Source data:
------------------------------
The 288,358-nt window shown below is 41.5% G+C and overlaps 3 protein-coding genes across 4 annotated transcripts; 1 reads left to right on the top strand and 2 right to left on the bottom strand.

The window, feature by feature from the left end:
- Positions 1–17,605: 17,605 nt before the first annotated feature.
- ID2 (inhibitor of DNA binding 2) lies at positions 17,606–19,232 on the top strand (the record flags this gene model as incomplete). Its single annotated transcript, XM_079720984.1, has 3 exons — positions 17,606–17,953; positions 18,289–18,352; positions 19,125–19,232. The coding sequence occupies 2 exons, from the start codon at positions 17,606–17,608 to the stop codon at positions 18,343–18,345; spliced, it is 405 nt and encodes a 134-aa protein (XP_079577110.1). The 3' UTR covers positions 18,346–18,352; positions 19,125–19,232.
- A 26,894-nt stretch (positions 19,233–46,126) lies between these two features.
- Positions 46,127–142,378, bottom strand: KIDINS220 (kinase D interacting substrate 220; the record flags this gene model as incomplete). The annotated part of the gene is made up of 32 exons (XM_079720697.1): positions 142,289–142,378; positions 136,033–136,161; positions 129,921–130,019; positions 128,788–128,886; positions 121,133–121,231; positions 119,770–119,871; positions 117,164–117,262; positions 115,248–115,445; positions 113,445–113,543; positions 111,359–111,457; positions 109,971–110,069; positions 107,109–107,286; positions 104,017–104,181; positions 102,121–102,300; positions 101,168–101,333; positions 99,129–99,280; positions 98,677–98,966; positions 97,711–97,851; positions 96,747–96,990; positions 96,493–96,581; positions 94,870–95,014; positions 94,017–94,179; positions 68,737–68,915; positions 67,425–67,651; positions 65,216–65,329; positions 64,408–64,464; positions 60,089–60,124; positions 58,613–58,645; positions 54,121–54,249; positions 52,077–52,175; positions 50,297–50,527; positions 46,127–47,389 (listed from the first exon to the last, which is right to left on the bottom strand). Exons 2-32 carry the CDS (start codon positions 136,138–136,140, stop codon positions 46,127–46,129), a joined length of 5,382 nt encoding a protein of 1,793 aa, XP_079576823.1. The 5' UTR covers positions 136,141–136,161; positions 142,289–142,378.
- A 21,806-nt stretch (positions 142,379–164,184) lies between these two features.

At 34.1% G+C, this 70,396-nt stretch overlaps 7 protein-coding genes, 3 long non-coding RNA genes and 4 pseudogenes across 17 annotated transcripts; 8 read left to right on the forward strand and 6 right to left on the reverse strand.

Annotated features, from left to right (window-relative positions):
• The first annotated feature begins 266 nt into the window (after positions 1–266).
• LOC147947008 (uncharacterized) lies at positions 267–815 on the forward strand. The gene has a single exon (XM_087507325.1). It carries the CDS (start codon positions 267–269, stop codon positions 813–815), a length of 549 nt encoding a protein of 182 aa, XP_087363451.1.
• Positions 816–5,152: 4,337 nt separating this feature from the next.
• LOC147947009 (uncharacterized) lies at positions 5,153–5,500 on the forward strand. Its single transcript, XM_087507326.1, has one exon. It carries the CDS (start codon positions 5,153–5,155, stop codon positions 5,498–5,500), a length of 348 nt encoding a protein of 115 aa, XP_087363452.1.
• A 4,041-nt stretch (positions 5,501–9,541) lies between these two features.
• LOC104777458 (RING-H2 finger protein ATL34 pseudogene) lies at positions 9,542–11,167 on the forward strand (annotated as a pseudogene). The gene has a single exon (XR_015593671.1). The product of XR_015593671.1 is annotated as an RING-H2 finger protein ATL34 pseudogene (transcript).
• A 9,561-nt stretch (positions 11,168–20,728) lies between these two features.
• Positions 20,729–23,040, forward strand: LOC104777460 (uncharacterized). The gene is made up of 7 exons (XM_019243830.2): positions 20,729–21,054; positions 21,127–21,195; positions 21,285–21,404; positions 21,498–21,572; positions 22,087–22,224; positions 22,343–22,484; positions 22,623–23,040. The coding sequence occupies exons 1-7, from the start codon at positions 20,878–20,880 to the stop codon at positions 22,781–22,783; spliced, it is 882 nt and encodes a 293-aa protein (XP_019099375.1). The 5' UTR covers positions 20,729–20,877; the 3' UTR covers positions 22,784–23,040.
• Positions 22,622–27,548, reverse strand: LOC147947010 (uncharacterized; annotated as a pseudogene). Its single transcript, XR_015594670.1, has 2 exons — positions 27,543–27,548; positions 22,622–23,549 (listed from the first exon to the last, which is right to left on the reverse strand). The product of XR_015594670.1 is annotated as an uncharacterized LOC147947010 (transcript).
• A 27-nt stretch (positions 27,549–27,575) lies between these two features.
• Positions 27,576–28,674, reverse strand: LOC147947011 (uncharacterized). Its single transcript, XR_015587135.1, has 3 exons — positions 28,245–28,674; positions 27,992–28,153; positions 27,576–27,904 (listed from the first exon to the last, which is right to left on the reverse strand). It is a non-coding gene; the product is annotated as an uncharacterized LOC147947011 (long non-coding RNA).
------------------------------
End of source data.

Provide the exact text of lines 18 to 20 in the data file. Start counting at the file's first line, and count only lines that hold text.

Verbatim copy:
• Positions 22,622–27,548, reverse strand: LOC147947010 (uncharacterized; annotated as a pseudogene). Its single transcript, XR_015594670.1, has 2 exons — positions 27,543–27,548; positions 22,622–23,549 (listed from the first exon to the last, which is right to left on the reverse strand). The product of XR_015594670.1 is annotated as an uncharacterized LOC147947010 (transcript).
• A 27-nt stretch (positions 27,549–27,575) lies between these two features.
• Positions 27,576–28,674, reverse strand: LOC147947011 (uncharacterized). Its single transcript, XR_015587135.1, has 3 exons — positions 28,245–28,674; positions 27,992–28,153; positions 27,576–27,904 (listed from the first exon to the last, which is right to left on the reverse strand). It is a non-coding gene; the product is annotated as an uncharacterized LOC147947011 (long non-coding RNA).